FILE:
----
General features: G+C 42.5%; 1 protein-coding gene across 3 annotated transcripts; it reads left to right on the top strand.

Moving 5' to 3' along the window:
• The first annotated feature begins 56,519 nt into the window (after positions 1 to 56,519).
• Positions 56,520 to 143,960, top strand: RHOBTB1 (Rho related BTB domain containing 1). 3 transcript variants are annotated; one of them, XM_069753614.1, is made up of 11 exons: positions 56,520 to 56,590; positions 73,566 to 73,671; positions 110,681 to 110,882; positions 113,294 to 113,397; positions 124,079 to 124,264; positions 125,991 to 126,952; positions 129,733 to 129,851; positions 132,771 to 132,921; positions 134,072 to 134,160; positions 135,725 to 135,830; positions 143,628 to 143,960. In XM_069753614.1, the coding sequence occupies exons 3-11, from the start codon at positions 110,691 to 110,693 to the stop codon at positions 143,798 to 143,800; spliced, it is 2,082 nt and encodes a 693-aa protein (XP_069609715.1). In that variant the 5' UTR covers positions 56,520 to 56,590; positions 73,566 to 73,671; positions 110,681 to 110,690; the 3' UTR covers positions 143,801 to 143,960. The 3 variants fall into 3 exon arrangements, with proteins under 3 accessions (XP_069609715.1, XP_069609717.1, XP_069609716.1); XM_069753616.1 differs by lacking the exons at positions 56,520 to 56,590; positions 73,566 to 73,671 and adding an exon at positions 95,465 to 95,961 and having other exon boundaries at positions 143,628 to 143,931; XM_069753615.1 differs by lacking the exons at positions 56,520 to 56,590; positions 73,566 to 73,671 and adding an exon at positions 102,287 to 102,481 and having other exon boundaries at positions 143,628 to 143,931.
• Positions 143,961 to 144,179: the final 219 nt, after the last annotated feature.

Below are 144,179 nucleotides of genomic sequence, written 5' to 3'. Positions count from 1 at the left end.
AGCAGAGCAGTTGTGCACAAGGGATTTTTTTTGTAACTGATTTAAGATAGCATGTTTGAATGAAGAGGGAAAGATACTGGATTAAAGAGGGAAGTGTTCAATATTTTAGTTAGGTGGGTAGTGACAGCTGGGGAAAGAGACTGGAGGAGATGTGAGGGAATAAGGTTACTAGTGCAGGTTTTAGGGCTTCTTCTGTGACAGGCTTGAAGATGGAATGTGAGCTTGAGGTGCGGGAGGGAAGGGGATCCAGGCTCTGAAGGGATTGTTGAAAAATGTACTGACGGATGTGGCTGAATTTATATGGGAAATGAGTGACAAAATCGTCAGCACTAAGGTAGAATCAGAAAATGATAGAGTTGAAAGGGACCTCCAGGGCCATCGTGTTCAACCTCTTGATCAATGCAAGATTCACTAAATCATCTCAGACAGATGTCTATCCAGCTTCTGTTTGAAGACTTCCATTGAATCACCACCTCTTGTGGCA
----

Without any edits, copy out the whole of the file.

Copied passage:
General features: G+C 42.5%; 1 protein-coding gene across 3 annotated transcripts; it reads left to right on the top strand.

Moving 5' to 3' along the window:
• The first annotated feature begins 56,519 nt into the window (after positions 1 to 56,519).
• Positions 56,520 to 143,960, top strand: RHOBTB1 (Rho related BTB domain containing 1). 3 transcript variants are annotated; one of them, XM_069753614.1, is made up of 11 exons: positions 56,520 to 56,590; positions 73,566 to 73,671; positions 110,681 to 110,882; positions 113,294 to 113,397; positions 124,079 to 124,264; positions 125,991 to 126,952; positions 129,733 to 129,851; positions 132,771 to 132,921; positions 134,072 to 134,160; positions 135,725 to 135,830; positions 143,628 to 143,960. In XM_069753614.1, the coding sequence occupies exons 3-11, from the start codon at positions 110,691 to 110,693 to the stop codon at positions 143,798 to 143,800; spliced, it is 2,082 nt and encodes a 693-aa protein (XP_069609715.1). In that variant the 5' UTR covers positions 56,520 to 56,590; positions 73,566 to 73,671; positions 110,681 to 110,690; the 3' UTR covers positions 143,801 to 143,960. The 3 variants fall into 3 exon arrangements, with proteins under 3 accessions (XP_069609715.1, XP_069609717.1, XP_069609716.1); XM_069753616.1 differs by lacking the exons at positions 56,520 to 56,590; positions 73,566 to 73,671 and adding an exon at positions 95,465 to 95,961 and having other exon boundaries at positions 143,628 to 143,931; XM_069753615.1 differs by lacking the exons at positions 56,520 to 56,590; positions 73,566 to 73,671 and adding an exon at positions 102,287 to 102,481 and having other exon boundaries at positions 143,628 to 143,931.
• Positions 143,961 to 144,179: the final 219 nt, after the last annotated feature.

Below are 144,179 nucleotides of genomic sequence, written 5' to 3'. Positions count from 1 at the left end.
AGCAGAGCAGTTGTGCACAAGGGATTTTTTTTGTAACTGATTTAAGATAGCATGTTTGAATGAAGAGGGAAAGATACTGGATTAAAGAGGGAAGTGTTCAATATTTTAGTTAGGTGGGTAGTGACAGCTGGGGAAAGAGACTGGAGGAGATGTGAGGGAATAAGGTTACTAGTGCAGGTTTTAGGGCTTCTTCTGTGACAGGCTTGAAGATGGAATGTGAGCTTGAGGTGCGGGAGGGAAGGGGATCCAGGCTCTGAAGGGATTGTTGAAAAATGTACTGACGGATGTGGCTGAATTTATATGGGAAATGAGTGACAAAATCGTCAGCACTAAGGTAGAATCAGAAAATGATAGAGTTGAAAGGGACCTCCAGGGCCATCGTGTTCAACCTCTTGATCAATGCAAGATTCACTAAATCATCTCAGACAGATGTCTATCCAGCTTCTGTTTGAAGACTTCCATTGAATCACCACCTCTTGTGGCA